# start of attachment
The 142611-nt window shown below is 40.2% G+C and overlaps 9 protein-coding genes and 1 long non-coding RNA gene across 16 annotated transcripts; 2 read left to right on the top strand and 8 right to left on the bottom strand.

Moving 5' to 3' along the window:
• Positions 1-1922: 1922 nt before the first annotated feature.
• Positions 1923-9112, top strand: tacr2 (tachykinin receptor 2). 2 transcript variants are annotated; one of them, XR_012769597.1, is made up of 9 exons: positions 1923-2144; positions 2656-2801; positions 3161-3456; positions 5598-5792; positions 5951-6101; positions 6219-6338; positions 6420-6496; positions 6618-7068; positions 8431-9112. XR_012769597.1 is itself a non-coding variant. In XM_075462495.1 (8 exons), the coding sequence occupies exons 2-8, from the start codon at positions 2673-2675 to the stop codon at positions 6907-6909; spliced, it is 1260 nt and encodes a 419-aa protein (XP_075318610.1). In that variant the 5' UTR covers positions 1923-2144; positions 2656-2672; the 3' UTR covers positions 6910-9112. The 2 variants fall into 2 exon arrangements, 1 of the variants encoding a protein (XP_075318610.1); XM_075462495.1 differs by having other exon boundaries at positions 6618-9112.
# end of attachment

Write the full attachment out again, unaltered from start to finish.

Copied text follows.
The 142611-nt window shown below is 40.2% G+C and overlaps 9 protein-coding genes and 1 long non-coding RNA gene across 16 annotated transcripts; 2 read left to right on the top strand and 8 right to left on the bottom strand.

Moving 5' to 3' along the window:
• Positions 1-1922: 1922 nt before the first annotated feature.
• Positions 1923-9112, top strand: tacr2 (tachykinin receptor 2). 2 transcript variants are annotated; one of them, XR_012769597.1, is made up of 9 exons: positions 1923-2144; positions 2656-2801; positions 3161-3456; positions 5598-5792; positions 5951-6101; positions 6219-6338; positions 6420-6496; positions 6618-7068; positions 8431-9112. XR_012769597.1 is itself a non-coding variant. In XM_075462495.1 (8 exons), the coding sequence occupies exons 2-8, from the start codon at positions 2673-2675 to the stop codon at positions 6907-6909; spliced, it is 1260 nt and encodes a 419-aa protein (XP_075318610.1). In that variant the 5' UTR covers positions 1923-2144; positions 2656-2672; the 3' UTR covers positions 6910-9112. The 2 variants fall into 2 exon arrangements, 1 of the variants encoding a protein (XP_075318610.1); XM_075462495.1 differs by having other exon boundaries at positions 6618-9112.